Visual AIDS Talk + Tour of Axis Mundo: Queer Networks in Chicano L.A.
Tuesday, July 17, 6:30 PM
Free and open to the public
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205 Hudson Gallery
205 Hudson Street
New York, NY 10013
Entrance on south side of Canal Street between Hudson and Watts
Axis Mundo: Queer Networks in Chicano L.A. is the first exhibition of its kind to excavate histories of experimental art practice, collaboration, and exchange by a group of Los Angeles based queer Chicanx artists between the late 1960s and early 1990s. To highlight the New York iteration of Axis Mundo, Visual AIDS and the Hunter College Art Galleries host a guided talk and tour with an intergenerational group of creatives who knew artists highlighted in the exhibition or have been influenced by the artworks included in the show.
The Visual AIDS Talk + Tour of this landmark exhibition, curated by C. Ondine Chavoya and David Evans Frantz, will center the work of artists lost to AIDS-related complications with reflections by Simon Doonan on Mundo Meza (1955–1985) and Aldo Hernandez on Ray Navarro (1964–1990). To explore the intersections of art, AIDS and activism in the exhibition, the tour will also include comments by J. Soto, Lauren Argentina Zelaya and Alexandro Segade.
As noted in the AIDS Activism(s) section of the exhibition: “The devastation of the AIDS epidemic was acutely felt by intersecting Latinx and queer artist communities. In the face of government neglect, many artists politicized their practices, often taking inspiration from their earlier participation in gay and lesbian and Chicano rights movements. Working within community and advocacy groups, artists sought to raise awareness and educate through quickly produced and accessible mediums such as video and print material. Many artists memorialized those lost to the disease, while others took up their own mortality and disability as content for their work through abstraction and conceptual distance.”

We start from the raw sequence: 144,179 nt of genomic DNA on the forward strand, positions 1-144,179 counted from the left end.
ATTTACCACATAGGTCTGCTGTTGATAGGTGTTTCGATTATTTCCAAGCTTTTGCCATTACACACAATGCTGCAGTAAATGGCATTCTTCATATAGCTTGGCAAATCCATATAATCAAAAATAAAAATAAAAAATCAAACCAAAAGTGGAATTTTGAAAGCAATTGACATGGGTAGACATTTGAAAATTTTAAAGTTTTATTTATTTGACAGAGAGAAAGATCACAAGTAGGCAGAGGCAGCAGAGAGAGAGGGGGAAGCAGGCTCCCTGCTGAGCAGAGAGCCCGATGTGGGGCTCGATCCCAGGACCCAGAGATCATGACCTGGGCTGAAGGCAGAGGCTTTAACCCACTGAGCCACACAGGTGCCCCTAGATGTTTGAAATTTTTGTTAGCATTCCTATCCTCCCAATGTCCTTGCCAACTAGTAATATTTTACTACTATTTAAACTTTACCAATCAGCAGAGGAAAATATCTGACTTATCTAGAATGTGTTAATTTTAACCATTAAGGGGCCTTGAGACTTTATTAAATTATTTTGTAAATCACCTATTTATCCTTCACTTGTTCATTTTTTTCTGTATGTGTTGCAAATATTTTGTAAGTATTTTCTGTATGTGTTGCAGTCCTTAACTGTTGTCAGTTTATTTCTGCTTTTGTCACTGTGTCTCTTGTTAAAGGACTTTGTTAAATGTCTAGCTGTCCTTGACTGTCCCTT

Axis Mundo: Queer Networks in Chicano L.A. is curated by C. Ondine Chavoya and David Evans Frantz and was organized by ONE National Gay & Lesbian Archives at the USC Libraries in collaboration with The Museum of Contemporary Art, Los Angeles, and is organized as a traveling exhibition by Independent Curators International (ICI). The presentation at the Hunter College Art Galleries has been organized in collaboration with Chief Curator Sarah Watson and Exhibitions Manager Jenn Bratovich.
Simon Doonan is a writer, bon-vivant, window dresser extraordinaire and fashion commentator who has worked in fashion for over 35 years. Doonan has won many awards for his groundbreaking and unconventional window displays, including the CFDA Award. In 2009, he was invited by President and Ms. Obama to decorate the White House for the Holidays. Doonan describes his relationship with Mundo Meza: “I met Mundo in 1979. We became boyfriends for a couple of years, after which we remained close pals. We were also creative collaborators, working together on various window displays and videos.”